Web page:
Wedded to grief, Penelope waits for her husband in a glass palace. Twenty years have passed since he sailed for Troy, 20 years of fighting and fornicating and bargaining with gods and monsters while Penelope waits, watched by her subjects, her servants, her son and her suitors. Every flinch and frown is picked up by hidden cameras. Meanwhile, a distant conflict plays out on a flat-screen television, its counterpoint the ancient sigh of viols.
You could be forgiven a yawn of recognition at the tropes in Benedict Andrews's English National Opera production of Monteverdi's The Return of Ulysses. From gimp-mask to clown-mask, flak-jacket to hand-gun, the details in Borkur Jonsson's revolving executive suite are as common in opera today as the passacaglia was in 1640. Yet Andrews has produced a staging in which every member of the cast is fully engaged, and in which both Penelope and Ulysses are war veterans.
Sung crisply, viciously and seductively, Christopher Cowell's translation needs no surtitles. If Pamela Helen Stephen reveals the fury behind Penelope's passivity, Tom Randle reveals Ulysses's dreadful vulnerability. There is no privacy in Ithaca, no off-stage in this production. Circling her charge, Ruby Hughes's Minerva is roughly assaulted by the three suitors. Contemptuous of their mistress's misery, Katherine Manley's Melanto and Thomas Walker's Eurimaco greedily grind against the glass walls.
Nigel Robson's Eumete and Brian Galliford's Iro are two old men in an ugly brawl. There's blood, lots of it, and a dressily detailed realisation of the score from Jonathan Cohen's band of violins, recorder, harp, lirone, viola da gamba, theorbo, guitar, regal organ, harpsichord and pernicious bassoon. Each scene has its own soundworld, most affectingly the sweet, sparse sound of Ulysses's reunion with Thomas Hobbs's Telemaco, while the pace and shape of the score is beautifully tempered. The joy of Monteverdi's closing duet is pitifully fragile. Recriminations seem inevitable.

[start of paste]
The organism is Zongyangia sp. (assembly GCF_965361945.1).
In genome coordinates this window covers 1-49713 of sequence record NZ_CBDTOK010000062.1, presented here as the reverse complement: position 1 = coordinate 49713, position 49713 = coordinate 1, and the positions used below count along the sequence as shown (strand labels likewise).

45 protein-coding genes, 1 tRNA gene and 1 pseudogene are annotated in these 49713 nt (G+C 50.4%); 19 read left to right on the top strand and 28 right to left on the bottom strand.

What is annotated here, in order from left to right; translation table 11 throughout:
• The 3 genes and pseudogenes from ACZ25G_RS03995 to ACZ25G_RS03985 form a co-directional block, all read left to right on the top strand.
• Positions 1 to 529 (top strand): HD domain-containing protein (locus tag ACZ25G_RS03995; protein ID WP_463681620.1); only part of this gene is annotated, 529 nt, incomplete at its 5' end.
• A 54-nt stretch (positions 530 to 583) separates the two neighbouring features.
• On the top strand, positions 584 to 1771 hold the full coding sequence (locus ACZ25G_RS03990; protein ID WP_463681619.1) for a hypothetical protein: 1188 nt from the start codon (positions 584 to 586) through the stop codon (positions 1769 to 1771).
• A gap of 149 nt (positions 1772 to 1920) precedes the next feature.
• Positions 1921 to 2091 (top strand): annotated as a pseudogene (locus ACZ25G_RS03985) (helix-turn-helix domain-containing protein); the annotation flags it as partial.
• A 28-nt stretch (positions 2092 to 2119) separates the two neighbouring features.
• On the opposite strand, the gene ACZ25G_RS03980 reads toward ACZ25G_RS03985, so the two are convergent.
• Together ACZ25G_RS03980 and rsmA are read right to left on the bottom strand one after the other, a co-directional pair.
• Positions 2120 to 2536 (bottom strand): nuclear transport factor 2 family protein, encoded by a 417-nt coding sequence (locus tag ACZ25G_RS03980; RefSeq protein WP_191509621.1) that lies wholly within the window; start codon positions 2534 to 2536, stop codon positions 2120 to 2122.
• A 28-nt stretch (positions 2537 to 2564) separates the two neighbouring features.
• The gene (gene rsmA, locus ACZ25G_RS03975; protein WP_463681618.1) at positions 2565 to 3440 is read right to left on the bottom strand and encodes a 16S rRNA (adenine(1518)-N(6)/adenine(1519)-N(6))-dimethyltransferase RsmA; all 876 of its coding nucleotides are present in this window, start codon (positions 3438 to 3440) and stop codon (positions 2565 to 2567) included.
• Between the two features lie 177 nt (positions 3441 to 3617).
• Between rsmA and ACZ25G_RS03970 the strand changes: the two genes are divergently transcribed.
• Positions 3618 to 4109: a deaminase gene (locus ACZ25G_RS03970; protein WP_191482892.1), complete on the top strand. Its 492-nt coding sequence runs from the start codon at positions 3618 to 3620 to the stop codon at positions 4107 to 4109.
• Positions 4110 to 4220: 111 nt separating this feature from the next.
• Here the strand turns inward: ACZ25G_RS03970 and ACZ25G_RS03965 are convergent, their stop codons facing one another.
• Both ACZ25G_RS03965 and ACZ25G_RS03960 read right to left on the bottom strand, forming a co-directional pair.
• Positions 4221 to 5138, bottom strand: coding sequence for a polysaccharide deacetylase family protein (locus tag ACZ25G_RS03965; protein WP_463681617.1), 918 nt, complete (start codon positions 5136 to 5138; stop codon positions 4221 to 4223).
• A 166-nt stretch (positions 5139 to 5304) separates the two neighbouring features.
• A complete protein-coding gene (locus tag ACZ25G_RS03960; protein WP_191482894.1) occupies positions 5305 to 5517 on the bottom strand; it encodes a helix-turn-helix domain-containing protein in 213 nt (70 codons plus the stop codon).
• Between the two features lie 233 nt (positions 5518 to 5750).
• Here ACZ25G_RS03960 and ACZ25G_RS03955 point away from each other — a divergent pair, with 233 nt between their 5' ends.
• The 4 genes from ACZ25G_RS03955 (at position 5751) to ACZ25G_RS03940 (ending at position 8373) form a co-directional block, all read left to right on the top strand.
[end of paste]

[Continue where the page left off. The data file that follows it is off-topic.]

Modelled on an incident in his own marriage, Richard Strauss's Intermezzo met a sour reaction from his wife, Pauline, who had given up her singing career for motherhood and diverted her energies into coddling and hectoring her famous husband. Poor, frustrated, unpopular Pauline! Few women, I think, would like to see their lives turned into a "bourgeois comedy" and be reminded, publicly, of a foolish flirtation and poor housekeeping. Even Pauline's maid was offended.
Intermezzo remains a problem opera: its conversational exchanges about boileid eggs, card games, winter sports and divorce papers punctuated by symphonic interludes that delineate the mysteries of marital love more eloquently than words. However tenderly Strauss loved Pauline, his alter ego's devotion to her alter ego is hard to comprehend in Wolfgang Quetes's cheap-looking staging for Scottish Opera. Manfred Kaderk's designs centre on one image, Klimt's The Kiss, which is sliced apart as a symbol of the separation of silly, fussy Christine Storch (Anita Bader) and her solicitous conductor husband, Robert (Roland Wood). Bader conveys Christine's nervous energy without lustre or charm. "A wife like that would drive me mad!" sings the Councillor (Jeremy Huw Williams), and one has to agree. The stand-out performance comes from Nicky Spence, as the caddish Baron Lummer. Under Francesco Corti, there is some superb brass playing but notably scruffy strings.
'The Return of Ulysses': (020-7922 2922) to 9 Apr. 'Intermezzo': Festival Theatre, Edinburgh (0131-529 6000) to 9 Apr
Anna Picard goes to Derry, where Northern Ireland Opera's Tosca moves between three sites in the walled city
The BBC SO and London Sinfonietta focus on the Korean-born composer of Acrostic Wordplay in Total Immersion: Unsuk Chin at the Barbican, London (Sat). Vasily Petrenko conducts the Royal Liverpool Philharmonic and a cast of bright young things in Mendelssohn's Die Hochzeit des Camacho, Phil-harmonic Hall, Liverpool (also Sat).